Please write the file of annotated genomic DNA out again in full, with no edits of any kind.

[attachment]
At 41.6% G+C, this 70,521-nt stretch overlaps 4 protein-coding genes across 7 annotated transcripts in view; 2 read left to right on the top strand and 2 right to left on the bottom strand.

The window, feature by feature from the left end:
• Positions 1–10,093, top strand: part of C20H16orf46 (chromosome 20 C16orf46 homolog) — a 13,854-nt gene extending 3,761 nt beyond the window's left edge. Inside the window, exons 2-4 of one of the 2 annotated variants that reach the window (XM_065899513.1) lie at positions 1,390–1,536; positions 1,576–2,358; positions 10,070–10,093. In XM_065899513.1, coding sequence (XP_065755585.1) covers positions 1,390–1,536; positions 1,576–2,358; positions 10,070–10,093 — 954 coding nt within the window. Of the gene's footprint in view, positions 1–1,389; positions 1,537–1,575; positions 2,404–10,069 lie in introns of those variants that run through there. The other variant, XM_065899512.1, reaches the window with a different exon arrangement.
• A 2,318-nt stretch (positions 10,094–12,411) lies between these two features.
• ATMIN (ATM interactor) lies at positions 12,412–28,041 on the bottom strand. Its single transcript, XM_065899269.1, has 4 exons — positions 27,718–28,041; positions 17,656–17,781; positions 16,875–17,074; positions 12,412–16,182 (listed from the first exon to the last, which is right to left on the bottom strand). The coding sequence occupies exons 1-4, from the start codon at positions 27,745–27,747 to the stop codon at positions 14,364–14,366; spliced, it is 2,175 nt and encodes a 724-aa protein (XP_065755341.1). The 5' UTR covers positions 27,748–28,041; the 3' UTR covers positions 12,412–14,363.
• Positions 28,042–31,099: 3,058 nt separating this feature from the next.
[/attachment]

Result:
At 41.6% G+C, this 70,521-nt stretch overlaps 4 protein-coding genes across 7 annotated transcripts in view; 2 read left to right on the top strand and 2 right to left on the bottom strand.

The window, feature by feature from the left end:
• Positions 1–10,093, top strand: part of C20H16orf46 (chromosome 20 C16orf46 homolog) — a 13,854-nt gene extending 3,761 nt beyond the window's left edge. Inside the window, exons 2-4 of one of the 2 annotated variants that reach the window (XM_065899513.1) lie at positions 1,390–1,536; positions 1,576–2,358; positions 10,070–10,093. In XM_065899513.1, coding sequence (XP_065755585.1) covers positions 1,390–1,536; positions 1,576–2,358; positions 10,070–10,093 — 954 coding nt within the window. Of the gene's footprint in view, positions 1–1,389; positions 1,537–1,575; positions 2,404–10,069 lie in introns of those variants that run through there. The other variant, XM_065899512.1, reaches the window with a different exon arrangement.
• A 2,318-nt stretch (positions 10,094–12,411) lies between these two features.
• ATMIN (ATM interactor) lies at positions 12,412–28,041 on the bottom strand. Its single transcript, XM_065899269.1, has 4 exons — positions 27,718–28,041; positions 17,656–17,781; positions 16,875–17,074; positions 12,412–16,182 (listed from the first exon to the last, which is right to left on the bottom strand). The coding sequence occupies exons 1-4, from the start codon at positions 27,745–27,747 to the stop codon at positions 14,364–14,366; spliced, it is 2,175 nt and encodes a 724-aa protein (XP_065755341.1). The 5' UTR covers positions 27,748–28,041; the 3' UTR covers positions 12,412–14,363.
• Positions 28,042–31,099: 3,058 nt separating this feature from the next.